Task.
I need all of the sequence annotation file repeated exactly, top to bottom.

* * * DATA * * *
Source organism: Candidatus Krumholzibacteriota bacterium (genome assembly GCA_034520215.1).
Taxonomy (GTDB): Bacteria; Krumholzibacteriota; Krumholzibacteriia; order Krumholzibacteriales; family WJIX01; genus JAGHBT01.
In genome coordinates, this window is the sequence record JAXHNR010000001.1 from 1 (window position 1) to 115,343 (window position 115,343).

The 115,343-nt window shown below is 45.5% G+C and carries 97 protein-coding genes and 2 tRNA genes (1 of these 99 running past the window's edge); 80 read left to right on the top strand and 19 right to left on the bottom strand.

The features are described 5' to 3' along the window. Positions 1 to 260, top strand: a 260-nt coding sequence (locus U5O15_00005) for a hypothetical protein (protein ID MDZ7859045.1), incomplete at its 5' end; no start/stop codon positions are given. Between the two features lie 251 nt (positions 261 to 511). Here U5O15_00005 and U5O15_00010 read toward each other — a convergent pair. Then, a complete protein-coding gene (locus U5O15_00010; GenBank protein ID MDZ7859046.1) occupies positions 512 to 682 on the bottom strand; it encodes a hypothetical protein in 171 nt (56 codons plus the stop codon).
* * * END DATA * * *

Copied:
Source organism: Candidatus Krumholzibacteriota bacterium (genome assembly GCA_034520215.1).
Taxonomy (GTDB): Bacteria; Krumholzibacteriota; Krumholzibacteriia; order Krumholzibacteriales; family WJIX01; genus JAGHBT01.
In genome coordinates, this window is the sequence record JAXHNR010000001.1 from 1 (window position 1) to 115,343 (window position 115,343).

The 115,343-nt window shown below is 45.5% G+C and carries 97 protein-coding genes and 2 tRNA genes (1 of these 99 running past the window's edge); 80 read left to right on the top strand and 19 right to left on the bottom strand.

The features are described 5' to 3' along the window. Positions 1 to 260, top strand: a 260-nt coding sequence (locus U5O15_00005) for a hypothetical protein (protein ID MDZ7859045.1), incomplete at its 5' end; no start/stop codon positions are given. Between the two features lie 251 nt (positions 261 to 511). Here U5O15_00005 and U5O15_00010 read toward each other — a convergent pair. Then, a complete protein-coding gene (locus U5O15_00010; GenBank protein ID MDZ7859046.1) occupies positions 512 to 682 on the bottom strand; it encodes a hypothetical protein in 171 nt (56 codons plus the stop codon).